The importance of The Waste Land is inseparable from its reflection of a moment of crisis in the history of Western civilization. Written in the aftermath of the Great War (1914–18), it vividly portrays the effects of this unprecedented catastrophe–in the lives of individuals, families, and nations, but also in nature and culture. But The Waste Land is also a personal work; as such, it records the psychological and spiritual breakdown suffered by the poet and his friends who lived amongst falling bombs. The structure of the poem, which consists of an arrangement of fragments of life, art, and religion, reflects the horror of history in tatters. A striking example of the thematic/structural synthesis can be seen in the montage of collapsing cities of part V: “Falling towers / Jerusalem Athens Alexandria / Vienna London / Unreal.” This composite “Unreal City” includes cradles of Western civilization and capitals of combatants in the Great War.
For the poem’s first readers, the title image suggested the barren land of the Western Front, an image that millions knew first hand and millions more saw almost daily in newspapers. But even for contemporaries, the image reached beyond the landscape in France to a landscape of the soul. Eliot universalized this image of desolation and extended his theme throughout history by anchoring his poem in a myth that has existed in one version or another for millennia and in virtually all cultures. This myth deals with the response of ancient agricultural peoples to seasonal cycles of decline and death in fall and winter, and rebirth and flourishing in spring and summer. The trans-cultural myth tells of a land in which crops fail and children and cattle are stillborn. Because the king and his people (like the head and the body) are integrally connected, his fate determines theirs. When he weakens or becomes impotent, they too get sick or become barren. Eliot uses fragments of this myth to paint a picture of an urban waste land with weak leaders and compliant citizens who lead unfruitful lives, unblessed by human love and unredeemed by any belief that could restore meaning.
The Waste Land has five sections, each of which combines fragments of ancient myth and modern life. The first, “The Burial of the Dead,” presents a world in which “April is the cruellest month.” In contemporary Europe, April had become the season of death, for that was the time of the spring offensive on the Western Front; in the postwar spring, Easter mocks the living dead on the streets of London and Paris. The second section, “A Game of Chess,” depicts in parallel portraits two marriages, one middle class, and one working class. The former is childless, the latter is physically fruitful; both are spiritually barren. The portraits are enriched with embedded love stories from myth and history (Elizabeth I and the Earl of Leicester, Terus and Philomel, Antony, and Cleopatra). The third section, “The Fire Sermon,” introduces Tiresias, a weary prophet who witnessed the fall of King Oedipus and now watches with resignation a mechanical sexual encounter between two office workers. The fourth, “Death by Water,” presents a drowned sailor, his death an ironic version of Christian baptism. The last, “What the Thunder Says,” projects longing for relief while mixing memories of a resurrected Christ and an Indian nature God with fragments of contemporary despair. The Waste Land ends with fragments of an Eastern benediction, “Shantih shantih shantih” (Peace, peace, peace).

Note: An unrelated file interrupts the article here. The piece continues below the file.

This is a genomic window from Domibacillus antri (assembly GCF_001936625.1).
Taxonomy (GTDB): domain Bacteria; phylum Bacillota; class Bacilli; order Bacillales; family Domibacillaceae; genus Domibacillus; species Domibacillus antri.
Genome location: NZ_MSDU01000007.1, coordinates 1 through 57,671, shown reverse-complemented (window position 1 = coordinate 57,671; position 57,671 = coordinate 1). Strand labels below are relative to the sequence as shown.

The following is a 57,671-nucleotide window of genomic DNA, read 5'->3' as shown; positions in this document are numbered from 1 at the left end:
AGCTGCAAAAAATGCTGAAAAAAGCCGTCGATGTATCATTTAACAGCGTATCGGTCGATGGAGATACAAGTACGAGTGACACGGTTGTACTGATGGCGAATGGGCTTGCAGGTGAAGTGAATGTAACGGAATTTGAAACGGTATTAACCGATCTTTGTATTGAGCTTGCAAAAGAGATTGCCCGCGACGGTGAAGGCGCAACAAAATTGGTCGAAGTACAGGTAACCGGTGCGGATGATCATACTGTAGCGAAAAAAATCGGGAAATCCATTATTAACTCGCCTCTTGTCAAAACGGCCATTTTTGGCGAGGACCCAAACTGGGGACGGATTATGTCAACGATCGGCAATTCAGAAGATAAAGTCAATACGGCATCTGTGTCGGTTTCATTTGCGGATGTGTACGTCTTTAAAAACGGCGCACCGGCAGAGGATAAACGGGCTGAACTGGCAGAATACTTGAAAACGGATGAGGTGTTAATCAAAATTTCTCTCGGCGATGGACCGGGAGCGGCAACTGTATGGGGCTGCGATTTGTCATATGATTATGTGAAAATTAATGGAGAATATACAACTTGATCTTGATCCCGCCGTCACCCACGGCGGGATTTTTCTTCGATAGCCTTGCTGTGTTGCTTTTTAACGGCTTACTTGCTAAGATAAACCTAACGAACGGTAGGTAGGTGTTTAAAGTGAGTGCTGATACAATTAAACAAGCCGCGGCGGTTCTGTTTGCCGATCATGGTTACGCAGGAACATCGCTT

The Waste Land is the premier poem of the century not only because it galvanized European and American readers in the 1920s, but also because it speaks to readers across the decades and around the world. According to literary critic Richard Ellmann, educated readers in Asia and Africa are more likely to know The Waste Land than any poem in their own language. The questions it raises and the form in which it presents them are endlessly resonant.
Q: You’ve been teaching poetry since 1981, and in 1988 you edited Approaches to Teaching Eliot’s Poetry and Plays. What are some common difficulties that students and new readers encounter when trying to interpret Eliot’s work? Which of his poems would you recommend as a “starting point” for those interested in exploring Eliot’s writing?